A friend recently asked me if an employee who suffers a stroke could receive workers’ compensation benefits if the stroke happened outside of work.  My first instinct was to answer the question with a resounding no.  After all, how could any one prove that an off-duty stroke was a result of employment?  However, as I began to think more about the question, I remembered that under certain circumstances Georgia workers’ compensation law does consider an off-duty stroke to be a compensable injury.

Just like any other workers’ compensation claim, an employee who wants compensation for a off-duty stroke must prove that, (1) she suffered an actual injury, (2) the injury occurred “in the course of” employment, and (3) her employment proximately caused the injury.  The most complicated aspect of this three-part equation is proving that the job proximately caused the off-duty stroke.  The words proximately caused mean that there must be some causal connection between the conditions under which the employee worked and the injury which she received.  In Georgia, courts have found causal relationships between employment and off-duty strokes or heart attacks when employees have proved their jobs involved physical exertion, mental-emotional stress, or exposure to extreme temperatures.  Georgia, historically, has not required employee to show that the physical or emotional stress they experienced during work was severe.  All an employee has to shows is that her work was a contributing proximate cause of the stroke.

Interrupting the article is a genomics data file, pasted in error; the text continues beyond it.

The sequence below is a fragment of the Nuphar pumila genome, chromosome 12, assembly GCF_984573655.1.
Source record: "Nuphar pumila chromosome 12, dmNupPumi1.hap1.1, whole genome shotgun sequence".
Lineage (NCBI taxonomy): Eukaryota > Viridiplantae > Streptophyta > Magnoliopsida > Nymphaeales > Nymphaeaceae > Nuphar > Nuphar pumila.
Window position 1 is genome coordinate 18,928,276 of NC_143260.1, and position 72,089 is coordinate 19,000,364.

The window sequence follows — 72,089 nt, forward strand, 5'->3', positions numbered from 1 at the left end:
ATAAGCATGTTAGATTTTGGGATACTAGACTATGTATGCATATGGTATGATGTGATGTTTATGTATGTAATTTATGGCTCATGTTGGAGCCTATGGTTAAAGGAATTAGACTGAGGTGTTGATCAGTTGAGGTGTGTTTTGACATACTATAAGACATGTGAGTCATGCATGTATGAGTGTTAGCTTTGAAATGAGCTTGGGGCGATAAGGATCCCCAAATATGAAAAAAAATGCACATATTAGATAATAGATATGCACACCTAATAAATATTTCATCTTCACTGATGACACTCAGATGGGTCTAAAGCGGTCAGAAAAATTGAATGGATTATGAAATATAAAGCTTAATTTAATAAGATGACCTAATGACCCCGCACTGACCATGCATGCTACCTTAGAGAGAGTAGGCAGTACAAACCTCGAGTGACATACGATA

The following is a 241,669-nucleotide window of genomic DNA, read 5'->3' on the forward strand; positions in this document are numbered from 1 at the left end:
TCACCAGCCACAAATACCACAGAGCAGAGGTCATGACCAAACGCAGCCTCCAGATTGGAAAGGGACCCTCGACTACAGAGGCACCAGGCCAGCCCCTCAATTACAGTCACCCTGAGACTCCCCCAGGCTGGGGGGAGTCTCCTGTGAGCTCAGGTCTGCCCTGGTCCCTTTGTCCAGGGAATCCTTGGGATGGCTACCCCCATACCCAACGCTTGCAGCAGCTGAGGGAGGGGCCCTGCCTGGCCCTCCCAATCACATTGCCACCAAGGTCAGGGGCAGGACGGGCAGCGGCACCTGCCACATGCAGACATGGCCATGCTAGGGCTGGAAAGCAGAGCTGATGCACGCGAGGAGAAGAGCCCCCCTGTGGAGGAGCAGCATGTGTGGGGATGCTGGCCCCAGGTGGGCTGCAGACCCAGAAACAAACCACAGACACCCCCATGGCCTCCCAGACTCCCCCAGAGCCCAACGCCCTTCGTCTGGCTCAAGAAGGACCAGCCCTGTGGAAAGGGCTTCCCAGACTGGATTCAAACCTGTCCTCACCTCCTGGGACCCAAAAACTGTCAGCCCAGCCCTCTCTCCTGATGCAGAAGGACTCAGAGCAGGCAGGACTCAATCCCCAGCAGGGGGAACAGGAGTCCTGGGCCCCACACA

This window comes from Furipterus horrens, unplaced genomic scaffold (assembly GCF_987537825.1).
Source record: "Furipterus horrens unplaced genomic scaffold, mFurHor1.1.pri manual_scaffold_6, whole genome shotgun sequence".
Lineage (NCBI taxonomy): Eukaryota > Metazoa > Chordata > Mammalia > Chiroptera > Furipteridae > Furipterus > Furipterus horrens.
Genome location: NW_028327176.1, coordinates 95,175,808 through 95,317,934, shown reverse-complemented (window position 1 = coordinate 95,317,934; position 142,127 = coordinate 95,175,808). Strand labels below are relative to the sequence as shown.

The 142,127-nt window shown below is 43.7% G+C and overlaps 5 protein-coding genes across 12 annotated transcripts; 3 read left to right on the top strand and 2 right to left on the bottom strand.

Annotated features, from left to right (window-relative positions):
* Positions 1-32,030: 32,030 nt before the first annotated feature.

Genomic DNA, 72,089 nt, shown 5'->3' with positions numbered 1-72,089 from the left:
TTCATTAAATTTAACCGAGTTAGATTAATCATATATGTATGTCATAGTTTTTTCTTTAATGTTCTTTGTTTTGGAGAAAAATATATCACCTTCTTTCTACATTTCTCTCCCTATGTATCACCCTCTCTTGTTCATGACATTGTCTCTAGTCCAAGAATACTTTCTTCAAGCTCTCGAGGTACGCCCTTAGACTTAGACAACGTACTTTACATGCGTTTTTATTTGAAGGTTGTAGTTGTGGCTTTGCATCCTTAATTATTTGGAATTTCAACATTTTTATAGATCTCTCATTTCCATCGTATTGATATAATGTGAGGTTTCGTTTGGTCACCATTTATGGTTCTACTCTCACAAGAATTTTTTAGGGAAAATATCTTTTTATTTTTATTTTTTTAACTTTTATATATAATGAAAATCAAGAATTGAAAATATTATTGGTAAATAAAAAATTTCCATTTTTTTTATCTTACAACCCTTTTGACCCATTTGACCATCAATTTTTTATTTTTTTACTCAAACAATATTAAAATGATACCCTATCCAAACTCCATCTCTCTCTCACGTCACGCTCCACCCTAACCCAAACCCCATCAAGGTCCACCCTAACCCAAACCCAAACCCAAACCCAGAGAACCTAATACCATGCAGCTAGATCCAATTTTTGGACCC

Time plays a central part in the fight to prove proximate cause.  An employee considering seeking benefits for an off-duty stroke should know that the longer the time interval between the work stressor and the stroke, the less likely it is that there is a true causal relationship between the job and the injury.